Marion Levine teaches English, Literature and Film Production at Los Angeles Center for Enriched Studies, Los Angeles, CA
Measure for Measure, Act 4 or 5
What's On for Today and Why
Students will choose a character from Measure for Measure and create a "back story" for that character. This will encourage students to read the text closely looking for clues regarding a specific character's history. Students will re-read a portion of the text and then write about what has happened to the character before the play begins. They will then create an artifact, such as a diary or journal entry, written by the charcacter they have selected. This will allow them the opportunity to think like the character and to view the events of the play from a specific point of view.
This lesson will take two 40 minute class periods.
What You Need
Measure for Measure, Folger Edition
What To Do
1. Explain the concept of a "back story" as the important events that occur to a character before the play begins. You may need to prompt students with questions such as:
What was the character like as a child?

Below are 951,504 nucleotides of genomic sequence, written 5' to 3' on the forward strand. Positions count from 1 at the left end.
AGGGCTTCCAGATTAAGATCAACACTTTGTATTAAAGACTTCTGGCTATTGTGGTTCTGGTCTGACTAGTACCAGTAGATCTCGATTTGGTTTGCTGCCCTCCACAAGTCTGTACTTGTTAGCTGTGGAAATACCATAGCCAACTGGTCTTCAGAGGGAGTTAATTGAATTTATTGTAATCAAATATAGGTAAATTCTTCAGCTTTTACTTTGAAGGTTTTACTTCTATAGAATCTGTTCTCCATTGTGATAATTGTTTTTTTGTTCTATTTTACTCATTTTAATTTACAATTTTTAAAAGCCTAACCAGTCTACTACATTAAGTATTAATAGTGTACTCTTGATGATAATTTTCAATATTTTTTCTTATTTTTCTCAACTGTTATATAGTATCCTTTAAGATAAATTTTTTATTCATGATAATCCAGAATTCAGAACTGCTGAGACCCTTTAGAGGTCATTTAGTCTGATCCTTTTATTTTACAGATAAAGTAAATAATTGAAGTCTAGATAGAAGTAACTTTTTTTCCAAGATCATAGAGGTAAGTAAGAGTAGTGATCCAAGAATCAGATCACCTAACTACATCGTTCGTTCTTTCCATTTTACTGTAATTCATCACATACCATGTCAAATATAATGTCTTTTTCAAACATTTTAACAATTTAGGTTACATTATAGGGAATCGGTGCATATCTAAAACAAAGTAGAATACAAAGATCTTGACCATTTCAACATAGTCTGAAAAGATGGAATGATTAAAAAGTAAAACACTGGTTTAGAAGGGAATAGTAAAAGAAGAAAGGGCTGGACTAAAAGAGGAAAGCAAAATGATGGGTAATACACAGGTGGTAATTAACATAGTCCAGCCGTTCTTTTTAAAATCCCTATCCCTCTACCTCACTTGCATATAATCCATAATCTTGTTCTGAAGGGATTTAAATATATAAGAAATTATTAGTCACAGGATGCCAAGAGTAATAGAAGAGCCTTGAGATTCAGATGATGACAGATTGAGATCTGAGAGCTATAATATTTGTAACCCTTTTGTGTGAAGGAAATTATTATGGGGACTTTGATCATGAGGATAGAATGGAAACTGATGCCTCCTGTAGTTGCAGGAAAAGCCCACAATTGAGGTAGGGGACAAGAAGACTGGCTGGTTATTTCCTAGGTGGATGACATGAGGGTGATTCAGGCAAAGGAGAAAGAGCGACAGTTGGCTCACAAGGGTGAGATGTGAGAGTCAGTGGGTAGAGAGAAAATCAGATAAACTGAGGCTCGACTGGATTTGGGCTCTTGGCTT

In what situation did he/she grow up?
Students will need to show how the script supports their choices.
2. Have the students write a one or two page back story in either the first or third person.
3. Divide students into small groups of 4 or 5 and have them re-read Act 4 or Act 5, combing throught the text for character details.
4. Have students write a letter, diary or journal entry from their selected characters point of view (first person). This artifact should concern one or more characters in the play.
5. For increased authenticity, appropriate for an "Extra-Extended" book, students could write their letter, diary entry using calligraphy, a handwriting font or on a piece of yellowed paper.
6. Allow students time to read their pieces and share their artifacts with the class.
How Did It Go?
Were students able to justify their choices with reference to the text? Did their artifacts accurately portray character traits that can be interpreted from the text? Were students able to convey a sense of the character's perspective through this activity?
This lesson could be applied to any fictional text that the students read in class. Through close reading and attention to a specific character, students are able to identify with, and understand the concerns of a character on a deeper level. Possible choices could include Jay Gatsby, Hester Prynne,and Atticus Finch.
If you used this lesson, we would like to hear how it went and about any adaptations you made to suit the needs of YOUR students.
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